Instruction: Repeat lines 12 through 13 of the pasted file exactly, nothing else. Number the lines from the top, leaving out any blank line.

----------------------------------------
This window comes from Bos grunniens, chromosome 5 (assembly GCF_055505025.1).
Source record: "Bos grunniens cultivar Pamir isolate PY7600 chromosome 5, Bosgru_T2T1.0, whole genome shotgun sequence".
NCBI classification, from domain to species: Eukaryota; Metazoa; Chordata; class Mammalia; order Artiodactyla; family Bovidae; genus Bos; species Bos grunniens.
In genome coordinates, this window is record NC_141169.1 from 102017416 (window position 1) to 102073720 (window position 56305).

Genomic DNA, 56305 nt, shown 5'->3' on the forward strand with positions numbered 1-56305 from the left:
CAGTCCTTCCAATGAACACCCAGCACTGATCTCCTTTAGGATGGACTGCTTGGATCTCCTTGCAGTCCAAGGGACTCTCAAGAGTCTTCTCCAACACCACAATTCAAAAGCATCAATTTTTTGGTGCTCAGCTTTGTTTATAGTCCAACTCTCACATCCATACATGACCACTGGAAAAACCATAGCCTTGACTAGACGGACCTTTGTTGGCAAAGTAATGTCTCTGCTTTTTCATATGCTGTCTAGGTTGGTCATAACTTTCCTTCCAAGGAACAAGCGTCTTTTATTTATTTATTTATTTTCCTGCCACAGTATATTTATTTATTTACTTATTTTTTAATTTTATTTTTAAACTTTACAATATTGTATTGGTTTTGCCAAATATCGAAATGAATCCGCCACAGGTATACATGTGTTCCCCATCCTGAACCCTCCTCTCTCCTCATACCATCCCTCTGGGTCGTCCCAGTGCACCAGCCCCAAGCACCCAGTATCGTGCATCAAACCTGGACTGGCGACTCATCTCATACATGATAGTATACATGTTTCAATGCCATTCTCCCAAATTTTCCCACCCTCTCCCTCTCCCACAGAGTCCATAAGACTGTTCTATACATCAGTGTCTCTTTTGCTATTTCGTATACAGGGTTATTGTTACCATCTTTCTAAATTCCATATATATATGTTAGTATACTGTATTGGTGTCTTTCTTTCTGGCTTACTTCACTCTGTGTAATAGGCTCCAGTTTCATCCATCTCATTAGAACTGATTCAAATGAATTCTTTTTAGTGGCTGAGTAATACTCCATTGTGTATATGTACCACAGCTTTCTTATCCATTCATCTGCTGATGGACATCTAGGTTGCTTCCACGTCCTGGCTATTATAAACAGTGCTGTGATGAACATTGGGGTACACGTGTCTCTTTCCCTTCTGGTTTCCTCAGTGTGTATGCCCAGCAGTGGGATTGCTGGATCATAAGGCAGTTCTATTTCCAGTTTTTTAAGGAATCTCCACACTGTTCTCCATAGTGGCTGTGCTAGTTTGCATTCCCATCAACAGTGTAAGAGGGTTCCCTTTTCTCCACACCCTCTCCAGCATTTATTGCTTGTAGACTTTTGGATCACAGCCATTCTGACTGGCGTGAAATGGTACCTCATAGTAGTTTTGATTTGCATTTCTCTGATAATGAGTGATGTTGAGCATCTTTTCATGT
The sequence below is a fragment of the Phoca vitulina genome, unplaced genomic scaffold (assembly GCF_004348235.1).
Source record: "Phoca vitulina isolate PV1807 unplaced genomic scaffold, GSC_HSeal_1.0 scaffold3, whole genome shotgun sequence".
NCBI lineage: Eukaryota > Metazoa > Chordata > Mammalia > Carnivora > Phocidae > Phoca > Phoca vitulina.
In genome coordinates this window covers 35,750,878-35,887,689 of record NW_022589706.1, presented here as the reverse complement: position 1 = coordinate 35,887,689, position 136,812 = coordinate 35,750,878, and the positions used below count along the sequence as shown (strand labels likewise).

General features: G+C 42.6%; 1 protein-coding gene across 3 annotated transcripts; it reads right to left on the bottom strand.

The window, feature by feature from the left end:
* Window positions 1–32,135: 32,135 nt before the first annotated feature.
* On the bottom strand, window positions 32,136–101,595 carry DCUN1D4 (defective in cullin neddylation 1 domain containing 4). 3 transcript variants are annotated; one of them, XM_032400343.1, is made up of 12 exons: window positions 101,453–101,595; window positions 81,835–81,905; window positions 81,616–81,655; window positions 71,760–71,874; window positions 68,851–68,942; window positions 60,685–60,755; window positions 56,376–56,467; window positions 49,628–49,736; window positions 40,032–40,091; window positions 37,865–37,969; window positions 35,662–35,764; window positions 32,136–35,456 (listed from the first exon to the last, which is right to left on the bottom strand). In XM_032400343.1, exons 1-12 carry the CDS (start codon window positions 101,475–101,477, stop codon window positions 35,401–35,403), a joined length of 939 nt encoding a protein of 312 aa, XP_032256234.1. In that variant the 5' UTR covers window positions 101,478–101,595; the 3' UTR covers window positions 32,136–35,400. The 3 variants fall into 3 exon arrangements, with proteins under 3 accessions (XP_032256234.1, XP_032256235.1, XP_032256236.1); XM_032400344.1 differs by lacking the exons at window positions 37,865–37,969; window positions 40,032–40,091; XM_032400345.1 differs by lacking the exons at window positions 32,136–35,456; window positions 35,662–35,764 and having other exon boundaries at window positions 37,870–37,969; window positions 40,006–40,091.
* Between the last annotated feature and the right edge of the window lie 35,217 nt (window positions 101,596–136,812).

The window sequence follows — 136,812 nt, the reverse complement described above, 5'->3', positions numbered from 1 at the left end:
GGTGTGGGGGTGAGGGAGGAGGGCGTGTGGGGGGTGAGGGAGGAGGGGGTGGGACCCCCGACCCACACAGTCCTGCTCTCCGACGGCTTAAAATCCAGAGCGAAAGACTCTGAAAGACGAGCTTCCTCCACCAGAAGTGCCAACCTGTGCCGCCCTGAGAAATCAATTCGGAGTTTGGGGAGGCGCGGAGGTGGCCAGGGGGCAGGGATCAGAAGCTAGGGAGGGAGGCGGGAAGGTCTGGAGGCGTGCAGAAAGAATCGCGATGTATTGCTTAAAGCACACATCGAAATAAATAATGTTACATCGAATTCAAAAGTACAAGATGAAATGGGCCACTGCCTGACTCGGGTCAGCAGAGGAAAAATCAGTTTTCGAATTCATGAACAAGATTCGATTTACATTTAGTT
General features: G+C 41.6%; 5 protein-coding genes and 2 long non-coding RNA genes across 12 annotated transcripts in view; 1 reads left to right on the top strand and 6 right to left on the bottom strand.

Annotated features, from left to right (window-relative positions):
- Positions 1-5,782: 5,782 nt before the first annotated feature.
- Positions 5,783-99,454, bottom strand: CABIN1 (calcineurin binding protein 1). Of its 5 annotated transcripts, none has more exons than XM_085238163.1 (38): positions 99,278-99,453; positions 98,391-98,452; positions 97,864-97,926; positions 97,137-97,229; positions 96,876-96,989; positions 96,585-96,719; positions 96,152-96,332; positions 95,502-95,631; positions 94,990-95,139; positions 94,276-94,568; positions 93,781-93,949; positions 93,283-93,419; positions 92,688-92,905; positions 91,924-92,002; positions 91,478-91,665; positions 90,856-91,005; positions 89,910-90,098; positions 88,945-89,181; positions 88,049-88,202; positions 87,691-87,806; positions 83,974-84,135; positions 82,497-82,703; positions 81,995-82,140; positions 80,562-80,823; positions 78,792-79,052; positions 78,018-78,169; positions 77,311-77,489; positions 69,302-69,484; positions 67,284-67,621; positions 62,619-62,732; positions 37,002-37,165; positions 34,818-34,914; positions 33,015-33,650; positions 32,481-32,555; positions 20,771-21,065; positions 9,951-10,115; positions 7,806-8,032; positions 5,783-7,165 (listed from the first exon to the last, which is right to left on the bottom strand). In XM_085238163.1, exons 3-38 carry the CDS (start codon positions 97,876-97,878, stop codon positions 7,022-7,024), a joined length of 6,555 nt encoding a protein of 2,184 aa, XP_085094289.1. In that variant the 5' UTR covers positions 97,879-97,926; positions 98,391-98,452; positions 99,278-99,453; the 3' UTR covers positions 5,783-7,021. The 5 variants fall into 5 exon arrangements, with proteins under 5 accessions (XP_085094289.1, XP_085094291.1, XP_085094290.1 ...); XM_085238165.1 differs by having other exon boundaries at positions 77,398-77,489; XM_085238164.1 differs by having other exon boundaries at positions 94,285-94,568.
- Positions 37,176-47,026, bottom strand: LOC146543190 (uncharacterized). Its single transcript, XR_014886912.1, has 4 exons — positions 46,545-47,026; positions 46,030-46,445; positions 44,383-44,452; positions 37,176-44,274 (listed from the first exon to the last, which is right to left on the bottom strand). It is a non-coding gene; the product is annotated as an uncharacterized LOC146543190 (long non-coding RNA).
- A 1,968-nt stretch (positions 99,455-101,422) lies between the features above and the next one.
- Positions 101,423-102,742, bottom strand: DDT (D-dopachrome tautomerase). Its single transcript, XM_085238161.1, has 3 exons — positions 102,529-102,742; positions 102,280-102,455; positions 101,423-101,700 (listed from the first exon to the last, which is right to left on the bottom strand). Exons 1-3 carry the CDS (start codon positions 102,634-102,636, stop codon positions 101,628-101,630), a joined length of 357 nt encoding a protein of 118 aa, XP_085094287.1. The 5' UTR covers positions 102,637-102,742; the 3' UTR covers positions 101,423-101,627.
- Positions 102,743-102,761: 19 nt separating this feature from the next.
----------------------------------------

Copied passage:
The window, feature by feature from the left end:
* Window positions 1–32,135: 32,135 nt before the first annotated feature.